Daily Office Series Debut – Week of July 15, 2019 – Fr. Davidson Morse

King David wrote, ‘Seven times a day do I praise thee; because of thy righteous judgements’. (Ps. 119.164) The Jewish tradition has long been to offer prayers three times a day. But in the Christian monastic tradition of the west, St. Benedict followed David’s words to the letter and established seven daily times of prayer. But Abp. Thomas Cranmer reformed those monastic rites to two: Morning and Evening Prayer. These services are composed of a set of prayers, praises (‘Canticles’) and lessons taken from the Psalms, the Old Testament, and the New Testament.

To the untrained eye, this may seem very complicated. But on further examination the practice of the ‘Offices’ (from the Latin ‘officium’ meaning ‘duty’ or ‘service’) has an internal logic that depends entirely on the Lectionary calendar at the front of the Book of Common prayer (REC, pp.xvi-liii). These pages contain the appointed readings throughout the year arranged according to the liturgical week of the year. An easy way to determine the current week would be to consult a website like http://www.commonprayer.org/calend/cl_sun19.cfm . Once the liturgical week has been determined, the Psalm, Old Testament and New Testament lessons are easily found in the Lectionary. The Psalms are to be read thru once a month. The New Testament is read thru twice a year and much of the Old Testament once a year, with special attention given to the great prophets Isaiah and Jeremiah.

It is my hope that God will bless the reading of his word thru this ancient tradition and that the Church may again claim the truth which is written in the Scriptures.

The lessons of the week following the Fourth Sunday After Trinity take us thru the early chapters of Judges, Luke, Jeremiah and begins St. Paul’s greatest letter, his Epistle to the Romans:

  1. At Morning Prayer we hear the account of how the Israelites continued to fall into idolatry. In response the Lord sent pagan neighbors to oppress them until they repented and called to the Lord to save them. In his covenant faithfulness he sent men and women to defeat the pagan powers and restore the Israelites in the land. Deborah, Barak, Gideon and Jephthah all win the victory for God and his people. How do these stories relate to our understanding of God’s promises to Abraham, that thru his family all the nations will be blessed?
  2. At Morning Prayer we read the 12th chapter of the Gospel according to Luke. The theme throughout is that there is a terrible time of judgment coming upon Israel and that if the disciples and the crowds will listen to him they can avoid it. The Scribes and Pharisees were attempting to destroy Jesus (ch. 11) but he warns the crowds not to listen to them – they were the same ones that had tormented the prophets like Jeremiah (Evening Prayer). Instead, they should follow Jesus’ warning, trust confidently in the protection of their heavenly father, provide for the poor and come quickly to a solution with anyone who accused them of anything. In our lives today, in the wealthiest, most powerful nation the world has ever known, are we happy? Do we feel confident and fulfilled? Or are we anxious for the future? How is it that we can offer a word of peace to our community that suffers from such discontent?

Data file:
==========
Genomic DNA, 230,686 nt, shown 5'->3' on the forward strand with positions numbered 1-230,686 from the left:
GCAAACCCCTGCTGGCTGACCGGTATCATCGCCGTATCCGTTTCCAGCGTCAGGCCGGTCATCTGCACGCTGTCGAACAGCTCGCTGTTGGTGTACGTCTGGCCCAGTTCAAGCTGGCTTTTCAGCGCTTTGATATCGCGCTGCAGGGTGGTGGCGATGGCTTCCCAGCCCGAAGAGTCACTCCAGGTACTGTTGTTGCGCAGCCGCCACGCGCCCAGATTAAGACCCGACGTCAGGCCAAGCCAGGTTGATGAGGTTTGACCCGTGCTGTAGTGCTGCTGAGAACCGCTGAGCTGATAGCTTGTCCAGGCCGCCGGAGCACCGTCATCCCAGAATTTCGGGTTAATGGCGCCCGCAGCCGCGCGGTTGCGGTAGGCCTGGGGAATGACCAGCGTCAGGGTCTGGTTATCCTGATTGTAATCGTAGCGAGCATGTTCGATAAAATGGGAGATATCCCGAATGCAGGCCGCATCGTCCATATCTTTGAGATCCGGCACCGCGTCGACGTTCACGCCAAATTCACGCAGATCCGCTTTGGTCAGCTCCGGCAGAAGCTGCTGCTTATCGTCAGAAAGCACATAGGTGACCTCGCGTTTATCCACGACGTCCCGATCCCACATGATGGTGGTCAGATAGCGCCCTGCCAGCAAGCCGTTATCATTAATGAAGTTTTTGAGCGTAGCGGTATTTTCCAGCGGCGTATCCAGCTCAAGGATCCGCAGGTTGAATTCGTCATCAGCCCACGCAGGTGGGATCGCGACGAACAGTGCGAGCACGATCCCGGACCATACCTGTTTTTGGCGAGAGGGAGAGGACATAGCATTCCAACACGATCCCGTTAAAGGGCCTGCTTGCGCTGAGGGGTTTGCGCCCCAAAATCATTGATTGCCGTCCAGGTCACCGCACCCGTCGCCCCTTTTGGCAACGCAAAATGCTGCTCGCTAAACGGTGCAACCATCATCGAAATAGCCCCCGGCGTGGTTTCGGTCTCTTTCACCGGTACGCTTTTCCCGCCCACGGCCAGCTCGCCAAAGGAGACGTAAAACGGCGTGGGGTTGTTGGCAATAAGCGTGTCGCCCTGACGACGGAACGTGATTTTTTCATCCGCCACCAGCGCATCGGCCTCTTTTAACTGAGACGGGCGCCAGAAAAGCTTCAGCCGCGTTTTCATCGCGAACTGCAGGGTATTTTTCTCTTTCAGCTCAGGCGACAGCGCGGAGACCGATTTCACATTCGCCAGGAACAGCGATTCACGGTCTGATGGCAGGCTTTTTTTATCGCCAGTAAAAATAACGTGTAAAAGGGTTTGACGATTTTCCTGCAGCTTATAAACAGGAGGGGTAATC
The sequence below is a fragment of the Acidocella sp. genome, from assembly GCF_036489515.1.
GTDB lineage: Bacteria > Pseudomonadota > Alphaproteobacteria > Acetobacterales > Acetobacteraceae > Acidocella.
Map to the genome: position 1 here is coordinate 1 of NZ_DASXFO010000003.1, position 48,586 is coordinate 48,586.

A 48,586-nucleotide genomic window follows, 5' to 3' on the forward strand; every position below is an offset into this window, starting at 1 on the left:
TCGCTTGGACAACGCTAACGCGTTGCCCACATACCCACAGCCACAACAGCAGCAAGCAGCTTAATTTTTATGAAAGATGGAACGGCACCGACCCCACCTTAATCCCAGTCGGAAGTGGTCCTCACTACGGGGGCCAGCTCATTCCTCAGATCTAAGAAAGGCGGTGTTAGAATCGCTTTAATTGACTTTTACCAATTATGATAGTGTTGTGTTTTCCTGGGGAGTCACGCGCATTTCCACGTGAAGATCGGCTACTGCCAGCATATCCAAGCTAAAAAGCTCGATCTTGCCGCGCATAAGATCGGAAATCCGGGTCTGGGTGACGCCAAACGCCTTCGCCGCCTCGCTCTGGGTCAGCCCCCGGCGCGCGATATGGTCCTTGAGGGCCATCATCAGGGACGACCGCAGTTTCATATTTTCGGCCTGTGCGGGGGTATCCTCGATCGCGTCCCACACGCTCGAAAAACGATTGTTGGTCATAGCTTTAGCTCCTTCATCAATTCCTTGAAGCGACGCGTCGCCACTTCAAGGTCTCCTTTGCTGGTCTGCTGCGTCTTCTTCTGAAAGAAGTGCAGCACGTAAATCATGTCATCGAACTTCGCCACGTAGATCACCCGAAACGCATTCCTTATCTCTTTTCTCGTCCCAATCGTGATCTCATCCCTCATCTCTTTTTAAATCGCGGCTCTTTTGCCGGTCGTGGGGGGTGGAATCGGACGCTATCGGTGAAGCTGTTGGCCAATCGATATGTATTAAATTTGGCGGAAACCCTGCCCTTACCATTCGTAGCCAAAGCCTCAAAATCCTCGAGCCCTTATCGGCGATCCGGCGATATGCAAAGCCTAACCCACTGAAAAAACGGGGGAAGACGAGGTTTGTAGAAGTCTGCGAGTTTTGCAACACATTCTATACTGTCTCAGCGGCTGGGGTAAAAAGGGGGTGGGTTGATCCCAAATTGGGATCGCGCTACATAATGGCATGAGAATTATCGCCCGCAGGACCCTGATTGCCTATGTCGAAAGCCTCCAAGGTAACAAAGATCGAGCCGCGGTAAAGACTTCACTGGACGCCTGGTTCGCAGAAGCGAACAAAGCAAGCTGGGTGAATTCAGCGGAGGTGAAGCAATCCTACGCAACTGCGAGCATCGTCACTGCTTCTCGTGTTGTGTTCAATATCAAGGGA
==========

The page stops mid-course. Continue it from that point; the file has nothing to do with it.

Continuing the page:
3. At Evening Prayer we read of the great suffering of the prophet Jeremiah. In the year 587BC the Babylonian King Nebuchadnezzar encircled the city of Jerusalem and demanded that Zedekiah the king and all his counselors surrender and open the gates. The counselors demanded that Zedekiah refuse and maintain their defense of the doomed city. All the while, Jeremiah continued his message to the people of Jerusalem that the Lord had given their city over to the Babylonians, and that they must surrender and go into exile for their years of wickedness. It was only in a foreign land that they would find redemption and forgiveness. How does Jeremiah suffer in these chapters? Who are his tormentors? Who saves him? Who speaks for God?
  4. At Evening Prayer we begin Paul’s letter to the Romans. In these lessons we read how God has sent his son, the King of Israel, to fulfill all God’s promises made to his people. The Gospel ‘good news is the powerful proclamation to the world, both Jew and Greek, that God is trustworthy and that he will vindicate all those who have faith in his son Jesus. How does Paul describe the condition of the Gentiles? The Jews? How had the Jews failed in their commission? Is God’s world redeeming plan in jeopardy because the Jews haven’t been faithful to the covenant?

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